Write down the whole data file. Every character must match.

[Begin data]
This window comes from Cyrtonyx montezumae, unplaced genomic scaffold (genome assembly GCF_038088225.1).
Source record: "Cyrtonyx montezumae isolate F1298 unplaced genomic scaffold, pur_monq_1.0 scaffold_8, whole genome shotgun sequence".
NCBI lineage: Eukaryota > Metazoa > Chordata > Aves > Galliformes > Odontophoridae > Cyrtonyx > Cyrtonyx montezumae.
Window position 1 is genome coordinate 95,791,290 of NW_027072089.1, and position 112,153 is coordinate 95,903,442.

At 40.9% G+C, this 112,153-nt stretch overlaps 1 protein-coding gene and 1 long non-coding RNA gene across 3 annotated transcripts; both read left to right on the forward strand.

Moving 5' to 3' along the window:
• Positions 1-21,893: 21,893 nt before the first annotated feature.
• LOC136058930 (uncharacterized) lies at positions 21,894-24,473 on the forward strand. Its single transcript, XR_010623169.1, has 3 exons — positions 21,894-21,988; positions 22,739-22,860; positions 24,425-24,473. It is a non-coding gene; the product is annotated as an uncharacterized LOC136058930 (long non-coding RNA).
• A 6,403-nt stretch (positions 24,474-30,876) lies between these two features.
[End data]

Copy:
This window comes from Cyrtonyx montezumae, unplaced genomic scaffold (genome assembly GCF_038088225.1).
Source record: "Cyrtonyx montezumae isolate F1298 unplaced genomic scaffold, pur_monq_1.0 scaffold_8, whole genome shotgun sequence".
NCBI lineage: Eukaryota > Metazoa > Chordata > Aves > Galliformes > Odontophoridae > Cyrtonyx > Cyrtonyx montezumae.
Window position 1 is genome coordinate 95,791,290 of NW_027072089.1, and position 112,153 is coordinate 95,903,442.

At 40.9% G+C, this 112,153-nt stretch overlaps 1 protein-coding gene and 1 long non-coding RNA gene across 3 annotated transcripts; both read left to right on the forward strand.

Moving 5' to 3' along the window:
• Positions 1-21,893: 21,893 nt before the first annotated feature.
• LOC136058930 (uncharacterized) lies at positions 21,894-24,473 on the forward strand. Its single transcript, XR_010623169.1, has 3 exons — positions 21,894-21,988; positions 22,739-22,860; positions 24,425-24,473. It is a non-coding gene; the product is annotated as an uncharacterized LOC136058930 (long non-coding RNA).
• A 6,403-nt stretch (positions 24,474-30,876) lies between these two features.